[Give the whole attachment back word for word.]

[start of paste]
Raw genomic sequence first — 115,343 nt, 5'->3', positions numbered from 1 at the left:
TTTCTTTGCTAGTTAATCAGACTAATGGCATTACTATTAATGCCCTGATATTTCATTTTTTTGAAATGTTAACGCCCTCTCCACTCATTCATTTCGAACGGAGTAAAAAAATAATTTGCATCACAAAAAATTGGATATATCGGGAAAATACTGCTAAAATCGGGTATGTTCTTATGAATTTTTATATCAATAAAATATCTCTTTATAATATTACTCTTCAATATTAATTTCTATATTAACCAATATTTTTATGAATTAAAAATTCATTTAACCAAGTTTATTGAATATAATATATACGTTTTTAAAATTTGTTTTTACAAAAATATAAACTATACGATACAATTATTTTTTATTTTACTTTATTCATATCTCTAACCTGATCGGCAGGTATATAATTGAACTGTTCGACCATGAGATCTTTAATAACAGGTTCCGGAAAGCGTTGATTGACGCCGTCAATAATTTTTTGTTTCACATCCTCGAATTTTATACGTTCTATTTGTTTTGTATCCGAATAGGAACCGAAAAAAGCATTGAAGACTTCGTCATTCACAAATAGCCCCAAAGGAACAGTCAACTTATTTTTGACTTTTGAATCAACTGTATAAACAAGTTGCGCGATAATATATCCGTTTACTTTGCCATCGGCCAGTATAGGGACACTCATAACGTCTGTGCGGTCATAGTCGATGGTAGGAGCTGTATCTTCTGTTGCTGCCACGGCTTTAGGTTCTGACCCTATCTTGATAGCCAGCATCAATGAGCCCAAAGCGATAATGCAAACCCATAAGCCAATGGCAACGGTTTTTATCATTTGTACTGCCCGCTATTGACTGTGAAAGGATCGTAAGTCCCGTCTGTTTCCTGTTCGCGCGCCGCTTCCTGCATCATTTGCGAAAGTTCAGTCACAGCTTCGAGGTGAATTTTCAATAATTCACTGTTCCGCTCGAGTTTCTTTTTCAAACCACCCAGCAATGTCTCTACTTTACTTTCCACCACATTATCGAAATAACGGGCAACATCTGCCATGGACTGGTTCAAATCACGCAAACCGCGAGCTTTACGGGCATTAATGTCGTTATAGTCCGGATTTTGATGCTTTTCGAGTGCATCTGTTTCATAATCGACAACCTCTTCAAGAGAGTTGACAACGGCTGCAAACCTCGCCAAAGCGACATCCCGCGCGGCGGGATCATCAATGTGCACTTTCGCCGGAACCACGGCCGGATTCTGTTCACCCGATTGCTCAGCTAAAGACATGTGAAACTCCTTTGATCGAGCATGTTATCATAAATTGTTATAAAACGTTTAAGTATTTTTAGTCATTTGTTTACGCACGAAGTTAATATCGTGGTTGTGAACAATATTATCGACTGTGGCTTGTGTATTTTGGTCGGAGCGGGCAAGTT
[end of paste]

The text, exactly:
Raw genomic sequence first — 115,343 nt, 5'->3', positions numbered from 1 at the left:
TTTCTTTGCTAGTTAATCAGACTAATGGCATTACTATTAATGCCCTGATATTTCATTTTTTTGAAATGTTAACGCCCTCTCCACTCATTCATTTCGAACGGAGTAAAAAAATAATTTGCATCACAAAAAATTGGATATATCGGGAAAATACTGCTAAAATCGGGTATGTTCTTATGAATTTTTATATCAATAAAATATCTCTTTATAATATTACTCTTCAATATTAATTTCTATATTAACCAATATTTTTATGAATTAAAAATTCATTTAACCAAGTTTATTGAATATAATATATACGTTTTTAAAATTTGTTTTTACAAAAATATAAACTATACGATACAATTATTTTTTATTTTACTTTATTCATATCTCTAACCTGATCGGCAGGTATATAATTGAACTGTTCGACCATGAGATCTTTAATAACAGGTTCCGGAAAGCGTTGATTGACGCCGTCAATAATTTTTTGTTTCACATCCTCGAATTTTATACGTTCTATTTGTTTTGTATCCGAATAGGAACCGAAAAAAGCATTGAAGACTTCGTCATTCACAAATAGCCCCAAAGGAACAGTCAACTTATTTTTGACTTTTGAATCAACTGTATAAACAAGTTGCGCGATAATATATCCGTTTACTTTGCCATCGGCCAGTATAGGGACACTCATAACGTCTGTGCGGTCATAGTCGATGGTAGGAGCTGTATCTTCTGTTGCTGCCACGGCTTTAGGTTCTGACCCTATCTTGATAGCCAGCATCAATGAGCCCAAAGCGATAATGCAAACCCATAAGCCAATGGCAACGGTTTTTATCATTTGTACTGCCCGCTATTGACTGTGAAAGGATCGTAAGTCCCGTCTGTTTCCTGTTCGCGCGCCGCTTCCTGCATCATTTGCGAAAGTTCAGTCACAGCTTCGAGGTGAATTTTCAATAATTCACTGTTCCGCTCGAGTTTCTTTTTCAAACCACCCAGCAATGTCTCTACTTTACTTTCCACCACATTATCGAAATAACGGGCAACATCTGCCATGGACTGGTTCAAATCACGCAAACCGCGAGCTTTACGGGCATTAATGTCGTTATAGTCCGGATTTTGATGCTTTTCGAGTGCATCTGTTTCATAATCGACAACCTCTTCAAGAGAGTTGACAACGGCTGCAAACCTCGCCAAAGCGACATCCCGCGCGGCGGGATCATCAATGTGCACTTTCGCCGGAACCACGGCCGGATTCTGTTCACCCGATTGCTCAGCTAAAGACATGTGAAACTCCTTTGATCGAGCATGTTATCATAAATTGTTATAAAACGTTTAAGTATTTTTAGTCATTTGTTTACGCACGAAGTTAATATCGTGGTTGTGAACAATATTATCGACTGTGGCTTGTGTATTTTGGTCGGAGCGGGCAAGTT